Human Rights Watch warns against Mexico's 'regressive' electoral overhaul


FILE PHOTO: Mexican President Andres Manuel Lopez Obrador gestures as he speaks after attending a march with supporters to mark his fourth year in office, in Mexico City, Mexico November 27, 2022. REUTERS/Toya Sarno Jordan

MEXICO CITY (Reuters) - A leading rights group on Monday called for Mexican lawmakers to vote against a proposal to overhaul the electoral system, warning it could seriously undermine electoral authorities' independence, putting free and fair elections at risk.

President Andres Manuel Lopez Obrador's proposal to reform Mexico's National Electoral Institute (INE) would cut the INE's budget and change how electoral authorities are elected.

If Congress approves the reform, candidates for the INE's board would be put forward by the legislative, judicial and executive branches of government, which critics see as a power grab by the president, due to his influence over those bodies.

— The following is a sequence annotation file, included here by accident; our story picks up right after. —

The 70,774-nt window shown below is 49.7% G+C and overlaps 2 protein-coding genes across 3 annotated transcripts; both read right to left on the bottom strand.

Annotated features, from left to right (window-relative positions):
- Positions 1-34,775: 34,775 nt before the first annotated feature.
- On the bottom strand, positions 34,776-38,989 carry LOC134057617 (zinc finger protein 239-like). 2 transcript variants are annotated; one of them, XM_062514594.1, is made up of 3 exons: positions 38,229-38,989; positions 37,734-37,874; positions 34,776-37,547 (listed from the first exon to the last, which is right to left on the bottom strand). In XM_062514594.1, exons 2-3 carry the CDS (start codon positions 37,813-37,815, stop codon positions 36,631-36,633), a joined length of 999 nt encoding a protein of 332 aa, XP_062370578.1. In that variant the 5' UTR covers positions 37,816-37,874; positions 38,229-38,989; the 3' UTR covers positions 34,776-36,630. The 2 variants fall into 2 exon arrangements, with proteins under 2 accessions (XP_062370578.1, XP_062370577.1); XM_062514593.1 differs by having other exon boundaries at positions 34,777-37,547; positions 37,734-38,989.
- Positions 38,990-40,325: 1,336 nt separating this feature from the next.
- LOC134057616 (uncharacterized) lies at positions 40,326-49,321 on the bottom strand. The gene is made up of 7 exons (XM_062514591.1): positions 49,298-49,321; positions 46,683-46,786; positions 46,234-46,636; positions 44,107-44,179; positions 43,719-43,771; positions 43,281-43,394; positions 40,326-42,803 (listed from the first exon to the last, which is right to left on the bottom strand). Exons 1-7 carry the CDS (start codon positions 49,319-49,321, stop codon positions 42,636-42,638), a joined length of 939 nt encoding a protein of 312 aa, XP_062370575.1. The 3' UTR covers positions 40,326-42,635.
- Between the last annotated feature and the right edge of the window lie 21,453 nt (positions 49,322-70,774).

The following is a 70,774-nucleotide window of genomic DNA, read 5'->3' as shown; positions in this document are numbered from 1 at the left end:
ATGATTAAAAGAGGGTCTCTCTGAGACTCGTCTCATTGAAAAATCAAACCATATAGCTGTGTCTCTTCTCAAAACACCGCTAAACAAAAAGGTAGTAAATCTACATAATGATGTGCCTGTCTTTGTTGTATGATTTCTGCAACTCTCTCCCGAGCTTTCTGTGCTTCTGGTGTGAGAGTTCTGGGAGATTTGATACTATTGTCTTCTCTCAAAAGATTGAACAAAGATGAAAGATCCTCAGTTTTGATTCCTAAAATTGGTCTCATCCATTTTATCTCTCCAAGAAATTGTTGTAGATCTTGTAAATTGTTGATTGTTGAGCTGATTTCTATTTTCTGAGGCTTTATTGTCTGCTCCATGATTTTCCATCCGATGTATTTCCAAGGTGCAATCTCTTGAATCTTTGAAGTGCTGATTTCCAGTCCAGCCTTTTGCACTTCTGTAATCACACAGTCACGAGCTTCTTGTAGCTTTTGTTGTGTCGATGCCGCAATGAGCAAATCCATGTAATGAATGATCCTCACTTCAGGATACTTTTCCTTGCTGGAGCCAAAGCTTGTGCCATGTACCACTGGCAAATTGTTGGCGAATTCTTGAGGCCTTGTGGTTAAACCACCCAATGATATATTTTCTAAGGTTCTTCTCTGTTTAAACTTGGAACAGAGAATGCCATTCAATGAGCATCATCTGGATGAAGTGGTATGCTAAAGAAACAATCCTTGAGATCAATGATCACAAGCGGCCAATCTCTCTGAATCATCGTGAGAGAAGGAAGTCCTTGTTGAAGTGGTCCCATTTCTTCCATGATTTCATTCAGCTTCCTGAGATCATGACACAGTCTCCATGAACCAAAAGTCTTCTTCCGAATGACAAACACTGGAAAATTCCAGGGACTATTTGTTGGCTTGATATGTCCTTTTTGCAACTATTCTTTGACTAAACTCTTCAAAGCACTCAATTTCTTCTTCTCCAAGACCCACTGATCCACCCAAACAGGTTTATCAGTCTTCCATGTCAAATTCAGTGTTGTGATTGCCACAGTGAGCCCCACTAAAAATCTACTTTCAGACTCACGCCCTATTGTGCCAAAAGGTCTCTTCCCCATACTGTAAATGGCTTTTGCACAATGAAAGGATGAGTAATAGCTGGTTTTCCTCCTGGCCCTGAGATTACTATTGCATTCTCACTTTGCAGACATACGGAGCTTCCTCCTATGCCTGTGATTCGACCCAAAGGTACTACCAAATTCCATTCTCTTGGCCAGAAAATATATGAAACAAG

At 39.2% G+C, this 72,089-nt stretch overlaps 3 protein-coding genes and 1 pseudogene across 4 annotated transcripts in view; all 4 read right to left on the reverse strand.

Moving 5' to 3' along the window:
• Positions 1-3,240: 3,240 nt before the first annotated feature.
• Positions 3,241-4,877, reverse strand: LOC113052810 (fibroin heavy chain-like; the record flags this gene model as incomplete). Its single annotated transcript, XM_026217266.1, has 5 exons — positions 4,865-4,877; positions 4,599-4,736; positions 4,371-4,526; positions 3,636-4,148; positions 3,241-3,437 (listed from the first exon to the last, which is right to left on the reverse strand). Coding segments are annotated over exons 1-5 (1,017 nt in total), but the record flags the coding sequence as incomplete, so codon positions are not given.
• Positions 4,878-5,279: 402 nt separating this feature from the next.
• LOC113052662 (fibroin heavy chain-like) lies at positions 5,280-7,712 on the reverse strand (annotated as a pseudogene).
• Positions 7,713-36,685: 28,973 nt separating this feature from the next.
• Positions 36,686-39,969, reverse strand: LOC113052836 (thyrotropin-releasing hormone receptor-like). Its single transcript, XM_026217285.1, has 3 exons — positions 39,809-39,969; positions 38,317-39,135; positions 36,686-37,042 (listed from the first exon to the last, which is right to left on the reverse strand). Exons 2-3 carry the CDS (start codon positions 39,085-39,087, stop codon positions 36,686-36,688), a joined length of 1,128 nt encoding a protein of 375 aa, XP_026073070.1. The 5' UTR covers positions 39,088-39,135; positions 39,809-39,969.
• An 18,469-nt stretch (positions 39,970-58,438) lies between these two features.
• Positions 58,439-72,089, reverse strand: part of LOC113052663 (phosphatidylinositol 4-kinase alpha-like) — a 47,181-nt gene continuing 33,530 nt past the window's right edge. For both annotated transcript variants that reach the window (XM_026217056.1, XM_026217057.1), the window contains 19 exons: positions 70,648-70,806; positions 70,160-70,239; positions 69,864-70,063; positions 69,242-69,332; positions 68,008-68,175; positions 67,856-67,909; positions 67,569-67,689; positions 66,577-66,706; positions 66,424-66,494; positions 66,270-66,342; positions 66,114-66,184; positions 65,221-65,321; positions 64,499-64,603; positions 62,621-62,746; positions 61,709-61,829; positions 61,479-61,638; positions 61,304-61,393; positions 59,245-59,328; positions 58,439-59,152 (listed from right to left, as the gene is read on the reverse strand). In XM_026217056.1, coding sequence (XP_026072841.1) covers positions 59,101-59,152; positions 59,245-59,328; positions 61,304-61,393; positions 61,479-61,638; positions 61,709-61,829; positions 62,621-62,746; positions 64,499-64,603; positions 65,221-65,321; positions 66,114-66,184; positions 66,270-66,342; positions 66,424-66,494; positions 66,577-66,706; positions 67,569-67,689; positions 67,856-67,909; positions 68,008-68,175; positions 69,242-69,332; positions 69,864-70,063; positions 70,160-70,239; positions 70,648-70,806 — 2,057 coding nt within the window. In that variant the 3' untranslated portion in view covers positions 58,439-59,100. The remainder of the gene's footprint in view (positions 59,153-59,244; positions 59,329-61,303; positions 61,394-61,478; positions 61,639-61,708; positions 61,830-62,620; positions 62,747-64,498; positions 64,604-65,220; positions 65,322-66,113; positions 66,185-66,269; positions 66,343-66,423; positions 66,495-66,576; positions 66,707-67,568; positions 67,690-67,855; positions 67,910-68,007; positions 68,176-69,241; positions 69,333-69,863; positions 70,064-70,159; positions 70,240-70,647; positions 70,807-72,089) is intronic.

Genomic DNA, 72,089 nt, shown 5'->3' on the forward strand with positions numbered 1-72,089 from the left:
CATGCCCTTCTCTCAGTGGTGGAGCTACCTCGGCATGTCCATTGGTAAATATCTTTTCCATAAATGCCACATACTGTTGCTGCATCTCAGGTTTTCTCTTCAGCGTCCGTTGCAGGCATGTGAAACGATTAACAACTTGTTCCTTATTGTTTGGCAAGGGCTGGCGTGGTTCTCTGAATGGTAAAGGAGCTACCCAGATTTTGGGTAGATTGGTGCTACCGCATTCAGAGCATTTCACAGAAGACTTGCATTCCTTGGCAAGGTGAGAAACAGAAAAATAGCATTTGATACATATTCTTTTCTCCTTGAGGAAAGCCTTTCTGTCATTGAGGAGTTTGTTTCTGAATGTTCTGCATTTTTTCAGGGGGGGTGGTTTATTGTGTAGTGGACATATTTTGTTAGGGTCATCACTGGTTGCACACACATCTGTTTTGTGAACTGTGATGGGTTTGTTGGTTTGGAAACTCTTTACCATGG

Human Rights Watch (HRW) said in a statement that legislators should reject the changes, which would "contravene international human rights standards."

"President Lopez Obrador's proposed changes to the electoral system would make it much easier for whichever party holds power to co-opt the country's electoral institutions to stay in power," said Tyler Mattiace, Mexico researcher at the New York-based HRW.

"Given Mexico's long history of one-party rule maintained through questionable elections, it is extremely problematic that legislators would consider a highly regressive proposal that would weaken the independence of the elections authority."

Lopez Obrador says the reform will strengthen democracy and reduce the influence of economic interests in politics.

A protest against the reform in November drew tens of thousands, which Lopez Obrador dismissed as "racist" and "classist."

The proposal is currently awaiting a vote in Congress, where Lopez Obrador's Morena party alone does not have the 2/3 majority needed to secure its passage.

(Reporting by Brendan O'Boyle; Editing by Stephen Coates)

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